The following is a rough draft of my literacy journey-
I was born In Chennai, a city in South India. The local language in the city is Tamil; However my mother tongue is Telugu. What this meant for me was that I had a chance to learn two languages right from birth. At three, when I joined pre-school the only language I spoke was Telugu (little exposure to the outside world). This is when I ran into a problem. It was an English medium school, and the local language wasn’t my mother tongue. One day, my teacher called my parents for a meeting and ensured that I spoke only English at home from then on. Because of the above circumstances, I was able to speak three languages really early on.
But that’s just the beginning. My dad, a civil engineer, has a highly transferable job. He moves countries every two to three years, and where he goes, my whole family goes.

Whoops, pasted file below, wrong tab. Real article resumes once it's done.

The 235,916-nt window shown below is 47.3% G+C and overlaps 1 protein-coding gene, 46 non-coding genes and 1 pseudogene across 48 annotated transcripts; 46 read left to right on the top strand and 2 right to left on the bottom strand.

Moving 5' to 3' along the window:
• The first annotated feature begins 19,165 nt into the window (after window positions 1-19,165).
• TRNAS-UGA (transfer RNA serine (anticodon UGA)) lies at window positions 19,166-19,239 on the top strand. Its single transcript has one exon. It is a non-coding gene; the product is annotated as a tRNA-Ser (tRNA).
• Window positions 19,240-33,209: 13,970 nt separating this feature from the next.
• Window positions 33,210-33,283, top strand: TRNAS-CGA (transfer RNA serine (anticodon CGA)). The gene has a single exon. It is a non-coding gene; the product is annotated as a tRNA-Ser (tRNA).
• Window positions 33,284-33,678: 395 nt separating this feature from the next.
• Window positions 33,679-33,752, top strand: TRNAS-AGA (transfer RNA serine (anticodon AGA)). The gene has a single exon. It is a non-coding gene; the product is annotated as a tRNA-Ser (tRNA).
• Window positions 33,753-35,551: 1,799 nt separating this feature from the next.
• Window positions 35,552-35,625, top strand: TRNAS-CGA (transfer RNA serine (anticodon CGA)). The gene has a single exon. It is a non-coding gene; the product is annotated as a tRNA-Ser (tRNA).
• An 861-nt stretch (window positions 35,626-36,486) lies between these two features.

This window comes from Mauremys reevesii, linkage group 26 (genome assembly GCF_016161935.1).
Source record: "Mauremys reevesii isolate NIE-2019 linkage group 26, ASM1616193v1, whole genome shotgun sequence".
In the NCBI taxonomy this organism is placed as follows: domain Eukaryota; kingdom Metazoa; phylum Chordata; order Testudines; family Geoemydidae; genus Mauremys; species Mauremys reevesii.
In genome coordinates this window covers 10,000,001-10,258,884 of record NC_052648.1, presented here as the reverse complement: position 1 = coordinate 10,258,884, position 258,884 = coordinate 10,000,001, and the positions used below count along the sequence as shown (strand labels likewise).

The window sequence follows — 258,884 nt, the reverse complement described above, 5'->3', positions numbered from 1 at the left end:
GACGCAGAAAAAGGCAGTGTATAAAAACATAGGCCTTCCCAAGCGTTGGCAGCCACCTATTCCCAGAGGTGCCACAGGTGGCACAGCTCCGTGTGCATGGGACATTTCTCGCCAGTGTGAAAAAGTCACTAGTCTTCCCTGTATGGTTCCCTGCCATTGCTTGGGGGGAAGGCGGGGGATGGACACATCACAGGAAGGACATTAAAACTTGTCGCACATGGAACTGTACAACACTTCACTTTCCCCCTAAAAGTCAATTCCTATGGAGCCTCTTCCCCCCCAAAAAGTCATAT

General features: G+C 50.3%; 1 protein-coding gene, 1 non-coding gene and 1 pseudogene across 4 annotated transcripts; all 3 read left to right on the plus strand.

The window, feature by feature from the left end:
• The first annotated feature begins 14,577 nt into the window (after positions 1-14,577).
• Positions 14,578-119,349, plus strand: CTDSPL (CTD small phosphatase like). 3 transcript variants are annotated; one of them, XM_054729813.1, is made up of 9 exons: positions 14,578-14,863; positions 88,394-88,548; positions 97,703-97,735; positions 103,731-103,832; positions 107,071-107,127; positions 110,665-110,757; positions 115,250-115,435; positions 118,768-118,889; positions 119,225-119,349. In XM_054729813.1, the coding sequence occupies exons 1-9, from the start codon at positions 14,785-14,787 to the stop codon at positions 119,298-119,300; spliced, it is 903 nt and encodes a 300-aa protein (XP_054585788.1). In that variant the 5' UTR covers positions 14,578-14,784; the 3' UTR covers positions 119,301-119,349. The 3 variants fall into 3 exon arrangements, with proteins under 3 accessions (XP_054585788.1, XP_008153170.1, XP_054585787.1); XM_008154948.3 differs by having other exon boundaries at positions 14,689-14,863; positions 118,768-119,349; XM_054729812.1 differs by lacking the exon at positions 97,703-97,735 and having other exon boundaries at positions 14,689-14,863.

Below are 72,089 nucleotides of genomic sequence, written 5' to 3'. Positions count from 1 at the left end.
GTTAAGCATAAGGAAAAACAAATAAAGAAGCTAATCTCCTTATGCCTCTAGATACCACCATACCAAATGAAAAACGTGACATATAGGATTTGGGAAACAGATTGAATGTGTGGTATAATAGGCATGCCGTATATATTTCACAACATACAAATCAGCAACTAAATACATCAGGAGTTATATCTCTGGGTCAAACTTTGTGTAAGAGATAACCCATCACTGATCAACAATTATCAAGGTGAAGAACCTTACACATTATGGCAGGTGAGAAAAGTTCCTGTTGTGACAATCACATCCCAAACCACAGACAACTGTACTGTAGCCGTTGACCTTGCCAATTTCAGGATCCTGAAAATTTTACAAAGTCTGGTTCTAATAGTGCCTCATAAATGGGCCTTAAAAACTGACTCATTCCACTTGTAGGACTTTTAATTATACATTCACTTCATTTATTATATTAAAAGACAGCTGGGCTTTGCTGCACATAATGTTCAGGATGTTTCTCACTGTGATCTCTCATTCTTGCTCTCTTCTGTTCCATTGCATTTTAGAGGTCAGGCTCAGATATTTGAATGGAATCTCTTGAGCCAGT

When I was seven years old, we (dad, mom, brother and I) moved to Barbados, a gem in the Caribbean Islands. Since I was relatively young, I picked up a local accent at the end of two years. Here I had Spanish as my second language.
I moved back to my home town for a year. Here I started learning a new language-French! It was my second language. After that we moved to Delhi, the capital of India, 2000 miles from my home town. Its like moving from New York to California, except the language was completely different. In Delhi, the local language (as well as the country’s national language) was Hindi. I was forced to adapt to the new culture and had Hindi as my third language. I continued my French education.
I moved back to my home town after a little more than two years and stayed here for another year. I was in 8th grade at this point.
Here’s where the single most influential transfer comes in. For my high school, we moved to Muscat, Oman. A beautiful country in the Middle East. The local language was Arabic. I studied French until 10th grade. I graduated from high school here.
Now, here I am at Syracuse University, new country, new people, new possibilities!
Points to Add-
- The one person I can strongly relate to is the novelist Chimamanda Ngozi Adichie whose TED talk “The danger of a single story” really inspired me to embrace my cultural upbringing and background.
- Zadie Smith “Speaking in Tongues”
- Vacation and family trips.